It's a little glitch that I'm investigating. In the meantime, if your screen goes black, try to exit the program normally. While your screen may be pitch black, your PC isn't hanged, so try to exit (without rebooting) and re-run the game.
To load M13speed, type
C:\> m13speed.exe >M13SPEED: TSR loaded! Using VESA 100h as MCGA 13h substitute!
To unload M13speed, type
C:\> m13speed.exe >M13SPEED: TSR unloaded!
It's that simple! Note: If you regularly use other video TSRs (UNIVBE, etc.), make sure M13speed is the last TSR loaded. Other TSRs loaded on top of M13speed may interfere with m13speed's operation.
I have put M13speed benchmarks on the MCLK benchmark page . I also recommend visiting the "System Optimization" Home Page. You can find many different benchmarks with which to compare your PC's performance.
Let me repeat something I just said, "Your mileage may vary." Today's hottest 3D games are computationally intensive, so intensive that the bulk of your CPU's time is spent composing/rendering. If copying the composed image to your VGA's framebuffer was already an insignificant time slice, doubling or even tripling your MCGA thruput won't appreciably improve your game's frame-rate.
M13SPEED has been tested with Destruction Derby, Mechwarrior 2 (DOS), Screamer, and Screamer 2 . Once in a while, m13speed doesn't properly initialize the display-mode. If you load m13speed but your screen goes blank, quit the application, unload m13speed, and load m13speed again. This should fix intermittent glitches. If the program consistently blacks-out, then the program is probably incompatible with m13speed. (Note: the intro-screen of Destruction Derby is a ModeX display. Push ESC to bypass the intro-screen.)
Compared to the standard BIOS-supplied MCGA mode13h, M13SPEED's emulated 320x200 display is shifted left approximately one character period (roughly 8 pixels in terms of MCGA resolution.)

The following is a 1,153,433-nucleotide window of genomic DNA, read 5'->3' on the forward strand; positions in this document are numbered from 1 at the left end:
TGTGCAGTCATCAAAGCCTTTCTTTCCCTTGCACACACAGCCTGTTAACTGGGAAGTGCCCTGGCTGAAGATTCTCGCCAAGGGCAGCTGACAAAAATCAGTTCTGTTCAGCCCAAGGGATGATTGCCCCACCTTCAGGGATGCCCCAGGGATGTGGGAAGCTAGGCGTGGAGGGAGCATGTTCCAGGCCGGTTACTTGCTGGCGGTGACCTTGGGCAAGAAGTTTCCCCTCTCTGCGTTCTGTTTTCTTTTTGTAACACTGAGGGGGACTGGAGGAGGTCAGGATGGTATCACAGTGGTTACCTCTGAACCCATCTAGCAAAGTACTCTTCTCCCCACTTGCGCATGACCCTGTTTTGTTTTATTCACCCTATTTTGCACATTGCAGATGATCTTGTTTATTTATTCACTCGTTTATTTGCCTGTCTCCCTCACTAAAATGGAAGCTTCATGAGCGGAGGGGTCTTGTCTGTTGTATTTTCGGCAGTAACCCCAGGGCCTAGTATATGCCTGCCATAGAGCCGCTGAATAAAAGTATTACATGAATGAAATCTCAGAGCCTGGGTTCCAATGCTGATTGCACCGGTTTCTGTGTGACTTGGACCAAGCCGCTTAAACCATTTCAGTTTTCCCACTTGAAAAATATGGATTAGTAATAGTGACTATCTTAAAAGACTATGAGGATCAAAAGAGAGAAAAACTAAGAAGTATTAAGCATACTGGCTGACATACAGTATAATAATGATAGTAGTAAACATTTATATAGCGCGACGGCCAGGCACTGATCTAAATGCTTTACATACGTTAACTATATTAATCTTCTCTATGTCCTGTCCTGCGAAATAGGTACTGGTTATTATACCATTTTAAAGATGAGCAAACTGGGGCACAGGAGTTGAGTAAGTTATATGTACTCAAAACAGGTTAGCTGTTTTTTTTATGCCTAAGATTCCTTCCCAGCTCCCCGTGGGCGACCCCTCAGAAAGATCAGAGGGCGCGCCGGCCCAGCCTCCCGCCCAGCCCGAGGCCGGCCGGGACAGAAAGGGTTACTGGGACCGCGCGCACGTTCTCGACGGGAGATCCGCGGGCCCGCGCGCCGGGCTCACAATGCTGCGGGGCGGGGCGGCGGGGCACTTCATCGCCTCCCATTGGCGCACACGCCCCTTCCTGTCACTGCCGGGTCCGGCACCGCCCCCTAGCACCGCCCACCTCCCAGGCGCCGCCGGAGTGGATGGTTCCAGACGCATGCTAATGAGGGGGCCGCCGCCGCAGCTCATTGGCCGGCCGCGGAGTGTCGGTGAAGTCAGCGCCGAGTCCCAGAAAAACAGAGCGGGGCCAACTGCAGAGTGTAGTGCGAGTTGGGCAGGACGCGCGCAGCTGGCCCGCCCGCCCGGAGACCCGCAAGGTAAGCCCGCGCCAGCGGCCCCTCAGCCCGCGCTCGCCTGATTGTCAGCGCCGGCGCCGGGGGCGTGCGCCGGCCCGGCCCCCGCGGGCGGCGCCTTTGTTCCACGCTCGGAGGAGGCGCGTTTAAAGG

Unlike MCLK, M13SPEED's usage does not alter any timing or clocking registers of your video board's hardware. Therefore, in a normal situation M13SPEED should pose no danger to your SVGA card or monitor.
However, M13SPEED is incompatible with ModeX applications, meaning that M13SPEED has an unpredictable effect on ModeX display. The combination of M13SPEED and ModeX applications may produce an unsyncable CRT signal. If your monitor's CRT controller is of an older or marginal design, the illegal CRT signal may indeed damage your monitor. If you happen to run a program which causes your monitor to enter into screen gyrations or spasms, simply turn off your monitor and reboot your system.
Less than four hours. That's right, I spent less time writing MCLK than I do working on a typical engineering homework assignment! I want to make it clear I'm not a brilliant programmer, but 1) I like PC video cards, 2) Borland had publicly downloadable sample TSR source-code, and 3) I have some SVGA databooks which happen to cover the standard VGA register set. Combine these three ingredients and you have a good mixture for innovation. Oh, and finally, I hated my Trident 9680's slow MCGA mode.
(MCLK, on the other hand, took a full 3 days for the basic C++ objects and program main() structure. Adding support for an additional chipset required anywhere from 30 minutes to 3 hours, depending on whether or not I code reuse existing code. Most of the time I could not immediately test/verify the new functionality, so I waited for user-feedback on whch features worked and which didn't work. Total time from receipt of databook to functional code was sometimes 2-3 months.)
Download m13speed.zip for Trident 9440/96xx chipsets (~30k, updated 08/96)